NYC soldier to walk in the footsteps of two Medal of Honor heroes

President Barack Obama presents the Medal of Honor to Elsie and Ina Shemin in June 2015.

NYC soldier to walk in the footsteps of two Medal of Honor heroes

New York National Guard soldier to travel to France for World War I battlefield tour with Sgt. Shemin Legacy Society

New York Army National Guard Staff Sgt. Jonell Gittens of the 369th Sustainment Brigade, the Army’s famous “Harlem Hellfighters,” will travel to France this week to walk in the battlefield footsteps of his unit’s World War I Medal of Honor recipient, Sgt. Henry Johnson.

Sgt. William Shemin

Johnson was part of the New York National Guard’s 15th Infantry, an all-black regiment before its mobilization for service in World War I and re-designation as the Army’s 369th Infantry, a lineage that continues today with Gittens and the Sustainment Brigade, still headquartered in Harlem.

Gittens’ will visit Sechault, France, and the historic battlefield site of where Henry Johnson earned his distinction and the Medal of Honor. The group arrives in France Wednesday, Aug. 1.

The historic visit is made possible by a sponsorship from the Sergeant William Shemin Medal of Honor Legacy Society.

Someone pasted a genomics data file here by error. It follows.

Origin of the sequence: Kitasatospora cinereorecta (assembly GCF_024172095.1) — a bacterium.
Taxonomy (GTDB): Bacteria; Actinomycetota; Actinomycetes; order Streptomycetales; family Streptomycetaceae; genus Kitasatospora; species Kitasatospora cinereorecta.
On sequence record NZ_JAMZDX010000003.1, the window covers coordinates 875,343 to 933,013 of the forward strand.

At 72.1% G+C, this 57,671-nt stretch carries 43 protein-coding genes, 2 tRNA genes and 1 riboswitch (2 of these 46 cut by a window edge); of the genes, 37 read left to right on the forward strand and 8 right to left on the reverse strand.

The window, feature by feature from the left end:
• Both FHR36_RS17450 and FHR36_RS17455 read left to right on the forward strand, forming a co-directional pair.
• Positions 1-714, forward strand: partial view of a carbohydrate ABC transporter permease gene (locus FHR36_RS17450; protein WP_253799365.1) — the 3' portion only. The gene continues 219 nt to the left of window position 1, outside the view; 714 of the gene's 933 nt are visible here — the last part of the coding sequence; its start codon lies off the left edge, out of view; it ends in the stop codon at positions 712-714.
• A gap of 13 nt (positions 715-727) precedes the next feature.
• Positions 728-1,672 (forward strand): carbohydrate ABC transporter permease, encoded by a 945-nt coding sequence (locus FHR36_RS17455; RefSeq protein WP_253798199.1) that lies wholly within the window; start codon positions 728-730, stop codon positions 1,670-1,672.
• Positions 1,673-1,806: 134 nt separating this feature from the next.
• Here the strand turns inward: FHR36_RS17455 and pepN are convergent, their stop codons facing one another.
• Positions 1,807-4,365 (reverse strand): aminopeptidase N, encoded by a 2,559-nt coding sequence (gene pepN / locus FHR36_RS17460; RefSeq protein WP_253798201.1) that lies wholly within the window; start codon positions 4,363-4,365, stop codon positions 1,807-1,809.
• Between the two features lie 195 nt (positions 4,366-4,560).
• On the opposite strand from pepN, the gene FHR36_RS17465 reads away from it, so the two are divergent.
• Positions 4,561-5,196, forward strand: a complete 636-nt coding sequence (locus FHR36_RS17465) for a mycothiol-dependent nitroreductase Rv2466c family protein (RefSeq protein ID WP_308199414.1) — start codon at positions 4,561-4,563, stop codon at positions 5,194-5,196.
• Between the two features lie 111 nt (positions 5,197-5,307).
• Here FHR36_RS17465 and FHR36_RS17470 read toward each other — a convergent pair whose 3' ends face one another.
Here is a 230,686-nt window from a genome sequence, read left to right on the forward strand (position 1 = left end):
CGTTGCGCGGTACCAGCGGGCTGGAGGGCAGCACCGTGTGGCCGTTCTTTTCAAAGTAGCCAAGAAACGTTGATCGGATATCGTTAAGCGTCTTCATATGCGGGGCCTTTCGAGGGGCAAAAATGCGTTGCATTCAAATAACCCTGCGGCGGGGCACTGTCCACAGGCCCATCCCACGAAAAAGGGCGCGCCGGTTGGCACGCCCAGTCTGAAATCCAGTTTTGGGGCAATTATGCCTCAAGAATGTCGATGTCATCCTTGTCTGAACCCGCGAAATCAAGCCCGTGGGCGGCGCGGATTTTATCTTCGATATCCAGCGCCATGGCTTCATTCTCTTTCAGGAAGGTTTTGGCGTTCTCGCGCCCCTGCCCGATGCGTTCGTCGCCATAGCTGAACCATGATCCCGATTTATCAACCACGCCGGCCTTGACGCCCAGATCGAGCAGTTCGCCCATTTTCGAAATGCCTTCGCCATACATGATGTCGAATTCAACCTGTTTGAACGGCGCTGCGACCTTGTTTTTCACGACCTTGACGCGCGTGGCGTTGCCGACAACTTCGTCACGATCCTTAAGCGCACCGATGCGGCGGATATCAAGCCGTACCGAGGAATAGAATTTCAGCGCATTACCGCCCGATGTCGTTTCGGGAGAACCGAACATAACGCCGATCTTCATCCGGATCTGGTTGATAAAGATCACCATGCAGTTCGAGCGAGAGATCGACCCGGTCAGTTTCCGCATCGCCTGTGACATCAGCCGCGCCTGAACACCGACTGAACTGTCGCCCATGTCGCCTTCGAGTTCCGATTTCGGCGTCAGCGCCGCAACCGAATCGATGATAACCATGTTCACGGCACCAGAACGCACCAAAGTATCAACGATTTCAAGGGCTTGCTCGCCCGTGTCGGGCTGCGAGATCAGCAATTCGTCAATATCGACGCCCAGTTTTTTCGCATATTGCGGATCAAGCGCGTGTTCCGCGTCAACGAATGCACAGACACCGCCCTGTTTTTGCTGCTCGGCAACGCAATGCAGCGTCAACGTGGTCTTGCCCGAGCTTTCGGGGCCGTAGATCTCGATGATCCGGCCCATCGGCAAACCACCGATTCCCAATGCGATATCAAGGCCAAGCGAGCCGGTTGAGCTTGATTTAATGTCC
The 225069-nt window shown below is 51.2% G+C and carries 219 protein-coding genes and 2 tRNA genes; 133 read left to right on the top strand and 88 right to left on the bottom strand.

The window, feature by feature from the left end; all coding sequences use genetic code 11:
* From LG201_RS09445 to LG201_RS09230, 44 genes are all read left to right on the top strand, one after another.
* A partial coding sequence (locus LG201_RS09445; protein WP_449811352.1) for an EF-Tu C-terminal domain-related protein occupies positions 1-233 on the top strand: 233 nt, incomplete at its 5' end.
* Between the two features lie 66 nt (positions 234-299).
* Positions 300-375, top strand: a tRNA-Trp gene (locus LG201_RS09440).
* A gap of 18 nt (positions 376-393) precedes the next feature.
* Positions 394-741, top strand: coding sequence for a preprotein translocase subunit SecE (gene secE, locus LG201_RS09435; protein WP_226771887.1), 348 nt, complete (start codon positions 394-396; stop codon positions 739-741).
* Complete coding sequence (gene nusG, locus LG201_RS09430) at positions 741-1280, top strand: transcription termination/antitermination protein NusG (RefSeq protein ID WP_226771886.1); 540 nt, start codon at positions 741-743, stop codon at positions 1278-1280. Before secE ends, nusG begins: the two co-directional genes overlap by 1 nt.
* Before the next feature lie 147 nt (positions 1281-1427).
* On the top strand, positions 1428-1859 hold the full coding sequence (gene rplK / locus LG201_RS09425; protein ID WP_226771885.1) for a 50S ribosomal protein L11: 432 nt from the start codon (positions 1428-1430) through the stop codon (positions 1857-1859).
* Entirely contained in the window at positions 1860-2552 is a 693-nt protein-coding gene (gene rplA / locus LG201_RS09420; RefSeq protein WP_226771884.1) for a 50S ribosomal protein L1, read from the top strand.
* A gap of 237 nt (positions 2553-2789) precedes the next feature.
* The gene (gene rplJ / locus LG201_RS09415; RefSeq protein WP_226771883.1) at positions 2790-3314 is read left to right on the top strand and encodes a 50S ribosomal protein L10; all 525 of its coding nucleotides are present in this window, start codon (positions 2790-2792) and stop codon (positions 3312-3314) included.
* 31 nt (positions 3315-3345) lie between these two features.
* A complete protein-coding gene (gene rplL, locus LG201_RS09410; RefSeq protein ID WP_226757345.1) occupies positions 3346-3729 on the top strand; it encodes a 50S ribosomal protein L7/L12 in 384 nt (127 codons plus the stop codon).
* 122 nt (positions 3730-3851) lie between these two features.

“I am looking forward to learning more about the men of the 15th Infantry, who sacrificed their lives to set the path for myself and other Soldiers currently serving in the 369th Sustainment Brigade,” Gittens said. “I am excited to walk the path of two Medal of Honor recipients, who are honored for their valor and sacrifice during World War I.”

New York Army National Guard Sgt. Henry Johnson, circa 1919. Johnson was part of the 369th Infantry Regiment, the Hellfighters from Harlem, who fought under French command in WWI as an all-black combat unit. Johnson received the French Croix de Guerre for his actions in defending his outpost and his comrade Needham Roberts on the night of May 15, 1918. Photo courtesy the NYS Military Museum.

Both Sgts. Shemin and Johnson received the Medals of Honor 97 years after their battlefield actions of 1918. President Barack Obama presented the two medals to the family of Sgt. Shemin and the members of the New York National Guard in a White House ceremony in June 2015.

The two histories of these Soldiers were linked from that day on, said Elsie Shemin-Roth, daughter of Sgt. William Shemin, who was instrumental in lobbying for the medal review for her father. The Shemin family and Elsie, from St. Louis, Missouri, adopted Henry Johnson’s legacy of in all of their family events and programs.

To commemorate the centennial of World War I, the Shemin family and Medal of Honor Legacy Society organized the upcoming historical visit to the battlefields in France where both Soldiers fought in 1918.

The tour, “In the Footsteps of Two Medal of Honor Heroes,” will take the group to France August 1-6, visiting battlefields and sites where both Soldiers played key roles in America’s fight in World War I.

Sgt. William Shemin, born in New York City, raised in Bayonne, N.J. and later a lifelong resident of the Bronx, served as a rifleman in the 4th Division, known as the Ivy Division, in the American Expeditionary Force.